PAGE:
Findings from a National Institute of Health Research (NIHR) Health Services and Delivery Research (HS&DR) funded project findings published in the prestigious The Lancet Psychiatry journal.
This research publication reports on findings from the English National Study of Compulsory Admissions (ENSCA), a multi-institution project lead by the University of Warwick, with collaborators at Ulster University, University of Portsmouth, Newcastle University, Queen Mary University of London, and the Mental Health Foundation.
Dr Orla McBride (Psychology Research Institute), second lead author of the paper, explained: “Research indicates that the rate of compulsory admission to psychiatric inpatient beds in England has been increasing in recent years at an alarming rate. There were around 63,000 compulsory admissions in 2015/16, a 9% increase on the previous year and an increase of around 43% since the introduction of the 2007 Mental Health Act. This trend is concerning to service users, clinicians, regulators and policy makers, particularly since compulsory treatment is stigmatising and may hamper engagement with services.
There is evidence that the use of compulsory admission varies between geographical regions and services across England. The aim of the paper was to analyse routinely collected NHS data of secondary mental health service use to identify where this variation may be occurring, and to explain whether any of the variation in compulsory admission use could be explained by patient, area, or NHS-Trust level characteristics. Information of this nature is important for identifying targets for intervention to reverse the increase trend of compulsory admission.
The study demonstrated that patient-level factors (e.g. age, sex, and ethnicity) explained 8∙0% of the total variance in risk of being compulsorily admitted. Black patients were almost three times more likely to be admitted compulsorily than White patients. Area-level characteristics (e.g. high levels of deprivation) and NHS Provider Trusts factors (e.g. quality of community mental health services) were estimated as explaining only a further 2∙2% of this variance. In total, therefore, our results indicated that just over 10% of the total variance in compulsory admission could be explained by the data available.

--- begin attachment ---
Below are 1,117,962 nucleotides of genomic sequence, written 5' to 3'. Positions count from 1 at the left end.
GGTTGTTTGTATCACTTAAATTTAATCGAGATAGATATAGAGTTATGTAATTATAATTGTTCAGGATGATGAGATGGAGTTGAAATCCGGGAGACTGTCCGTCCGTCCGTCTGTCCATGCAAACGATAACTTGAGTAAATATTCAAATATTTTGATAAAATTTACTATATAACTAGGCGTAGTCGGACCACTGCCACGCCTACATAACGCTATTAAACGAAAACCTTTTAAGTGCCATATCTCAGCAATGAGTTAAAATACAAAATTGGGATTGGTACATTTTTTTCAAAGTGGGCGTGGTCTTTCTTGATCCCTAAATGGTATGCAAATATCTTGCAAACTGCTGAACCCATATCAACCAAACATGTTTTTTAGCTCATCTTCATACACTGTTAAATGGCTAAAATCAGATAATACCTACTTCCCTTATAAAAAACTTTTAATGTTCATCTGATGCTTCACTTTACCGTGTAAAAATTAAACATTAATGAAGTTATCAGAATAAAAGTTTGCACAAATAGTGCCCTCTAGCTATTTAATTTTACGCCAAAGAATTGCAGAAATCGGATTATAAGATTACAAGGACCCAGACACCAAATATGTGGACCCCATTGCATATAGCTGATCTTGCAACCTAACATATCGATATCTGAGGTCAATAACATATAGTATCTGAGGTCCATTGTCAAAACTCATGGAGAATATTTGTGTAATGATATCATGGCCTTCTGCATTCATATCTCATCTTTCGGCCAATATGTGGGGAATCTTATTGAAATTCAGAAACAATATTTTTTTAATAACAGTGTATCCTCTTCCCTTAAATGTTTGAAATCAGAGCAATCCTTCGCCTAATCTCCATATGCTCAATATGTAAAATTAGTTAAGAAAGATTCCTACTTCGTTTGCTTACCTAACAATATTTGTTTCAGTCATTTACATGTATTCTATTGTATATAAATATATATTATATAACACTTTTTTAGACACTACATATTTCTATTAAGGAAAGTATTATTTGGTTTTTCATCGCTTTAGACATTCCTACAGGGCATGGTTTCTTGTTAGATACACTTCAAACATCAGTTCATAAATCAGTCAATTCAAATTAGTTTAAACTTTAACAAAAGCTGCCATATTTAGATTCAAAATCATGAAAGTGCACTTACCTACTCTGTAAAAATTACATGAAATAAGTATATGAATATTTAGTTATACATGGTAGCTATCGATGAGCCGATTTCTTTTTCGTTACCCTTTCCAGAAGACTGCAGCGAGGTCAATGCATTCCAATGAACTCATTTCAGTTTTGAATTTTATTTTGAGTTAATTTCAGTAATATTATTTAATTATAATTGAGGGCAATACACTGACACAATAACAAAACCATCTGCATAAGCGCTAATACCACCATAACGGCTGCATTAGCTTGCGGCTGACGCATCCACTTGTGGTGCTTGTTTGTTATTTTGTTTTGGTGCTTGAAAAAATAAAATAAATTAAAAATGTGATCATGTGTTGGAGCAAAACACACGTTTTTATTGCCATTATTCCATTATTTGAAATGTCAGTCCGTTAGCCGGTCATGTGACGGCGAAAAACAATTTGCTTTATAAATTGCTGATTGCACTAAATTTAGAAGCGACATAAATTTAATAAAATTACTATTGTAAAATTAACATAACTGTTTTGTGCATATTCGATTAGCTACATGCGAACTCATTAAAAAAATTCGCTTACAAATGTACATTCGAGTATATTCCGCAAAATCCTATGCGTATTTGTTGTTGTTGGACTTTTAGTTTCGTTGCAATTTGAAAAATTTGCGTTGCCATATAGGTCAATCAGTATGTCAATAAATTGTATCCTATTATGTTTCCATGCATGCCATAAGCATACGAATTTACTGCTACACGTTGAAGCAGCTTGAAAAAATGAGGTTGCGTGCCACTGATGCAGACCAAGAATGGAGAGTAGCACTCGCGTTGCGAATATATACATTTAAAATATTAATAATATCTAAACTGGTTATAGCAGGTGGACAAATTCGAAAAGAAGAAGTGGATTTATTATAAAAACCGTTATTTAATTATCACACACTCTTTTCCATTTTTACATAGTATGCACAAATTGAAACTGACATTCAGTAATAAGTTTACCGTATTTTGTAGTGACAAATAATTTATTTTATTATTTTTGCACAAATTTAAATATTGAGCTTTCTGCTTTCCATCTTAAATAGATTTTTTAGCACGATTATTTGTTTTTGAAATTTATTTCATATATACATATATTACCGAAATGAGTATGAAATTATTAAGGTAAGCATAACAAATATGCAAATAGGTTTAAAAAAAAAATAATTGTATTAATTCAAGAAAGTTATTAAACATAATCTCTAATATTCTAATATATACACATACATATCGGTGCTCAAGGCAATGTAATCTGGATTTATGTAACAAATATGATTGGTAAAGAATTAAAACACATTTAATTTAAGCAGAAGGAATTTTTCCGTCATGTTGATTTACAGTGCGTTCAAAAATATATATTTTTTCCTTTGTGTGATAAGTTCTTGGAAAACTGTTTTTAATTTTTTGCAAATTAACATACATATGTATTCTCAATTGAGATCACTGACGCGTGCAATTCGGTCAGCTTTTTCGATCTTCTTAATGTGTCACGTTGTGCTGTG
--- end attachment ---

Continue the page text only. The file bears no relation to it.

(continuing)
Our study highlighted that most of the variance in compulsory admission remains unexplained, even after adjusting for a large number of patient, local-area and service-setting characteristics. The most likely explanation was the absence of data on key variables, including: diagnosis and illness severity, previous history of admission and/or compulsion, engagement with services, social isolation, and drug and alcohol use (individual-level); availability of adequate housing, social care and other support services (area-level); and bed pressures, crisis intervention response times and local service configuration and quality (NHS Trust-level). Nevertheless, our findings suggest that compulsory admission rates are not uniform, and may reflect local factors, such as the challenges of delivering home-based crisis care in areas with high levels of socio-economic deprivation.”
A copy of the published paper is available here, along with an accompanying podcast.